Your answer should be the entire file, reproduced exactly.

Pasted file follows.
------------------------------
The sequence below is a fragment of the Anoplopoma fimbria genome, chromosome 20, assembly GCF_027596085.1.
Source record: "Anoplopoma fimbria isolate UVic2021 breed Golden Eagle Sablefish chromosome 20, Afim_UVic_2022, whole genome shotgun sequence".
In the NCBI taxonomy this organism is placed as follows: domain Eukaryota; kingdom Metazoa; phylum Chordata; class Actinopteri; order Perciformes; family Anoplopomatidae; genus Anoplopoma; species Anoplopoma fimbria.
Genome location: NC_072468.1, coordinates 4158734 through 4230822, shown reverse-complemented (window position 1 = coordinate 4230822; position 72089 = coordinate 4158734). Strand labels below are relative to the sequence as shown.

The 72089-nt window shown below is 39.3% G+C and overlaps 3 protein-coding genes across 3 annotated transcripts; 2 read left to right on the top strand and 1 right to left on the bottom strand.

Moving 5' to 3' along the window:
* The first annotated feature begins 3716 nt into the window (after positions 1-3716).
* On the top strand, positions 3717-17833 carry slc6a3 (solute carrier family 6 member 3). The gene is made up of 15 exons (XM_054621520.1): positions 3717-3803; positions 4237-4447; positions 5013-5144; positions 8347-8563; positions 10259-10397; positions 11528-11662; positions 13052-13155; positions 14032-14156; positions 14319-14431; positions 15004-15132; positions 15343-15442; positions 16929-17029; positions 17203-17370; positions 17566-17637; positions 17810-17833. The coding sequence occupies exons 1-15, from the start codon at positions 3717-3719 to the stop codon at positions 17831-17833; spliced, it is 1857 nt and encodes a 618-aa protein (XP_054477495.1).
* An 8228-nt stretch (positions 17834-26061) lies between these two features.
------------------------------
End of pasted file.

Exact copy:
The sequence below is a fragment of the Anoplopoma fimbria genome, chromosome 20, assembly GCF_027596085.1.
Source record: "Anoplopoma fimbria isolate UVic2021 breed Golden Eagle Sablefish chromosome 20, Afim_UVic_2022, whole genome shotgun sequence".
In the NCBI taxonomy this organism is placed as follows: domain Eukaryota; kingdom Metazoa; phylum Chordata; class Actinopteri; order Perciformes; family Anoplopomatidae; genus Anoplopoma; species Anoplopoma fimbria.
Genome location: NC_072468.1, coordinates 4158734 through 4230822, shown reverse-complemented (window position 1 = coordinate 4230822; position 72089 = coordinate 4158734). Strand labels below are relative to the sequence as shown.

The 72089-nt window shown below is 39.3% G+C and overlaps 3 protein-coding genes across 3 annotated transcripts; 2 read left to right on the top strand and 1 right to left on the bottom strand.

Moving 5' to 3' along the window:
* The first annotated feature begins 3716 nt into the window (after positions 1-3716).
* On the top strand, positions 3717-17833 carry slc6a3 (solute carrier family 6 member 3). The gene is made up of 15 exons (XM_054621520.1): positions 3717-3803; positions 4237-4447; positions 5013-5144; positions 8347-8563; positions 10259-10397; positions 11528-11662; positions 13052-13155; positions 14032-14156; positions 14319-14431; positions 15004-15132; positions 15343-15442; positions 16929-17029; positions 17203-17370; positions 17566-17637; positions 17810-17833. The coding sequence occupies exons 1-15, from the start codon at positions 3717-3719 to the stop codon at positions 17831-17833; spliced, it is 1857 nt and encodes a 618-aa protein (XP_054477495.1).
* An 8228-nt stretch (positions 17834-26061) lies between these two features.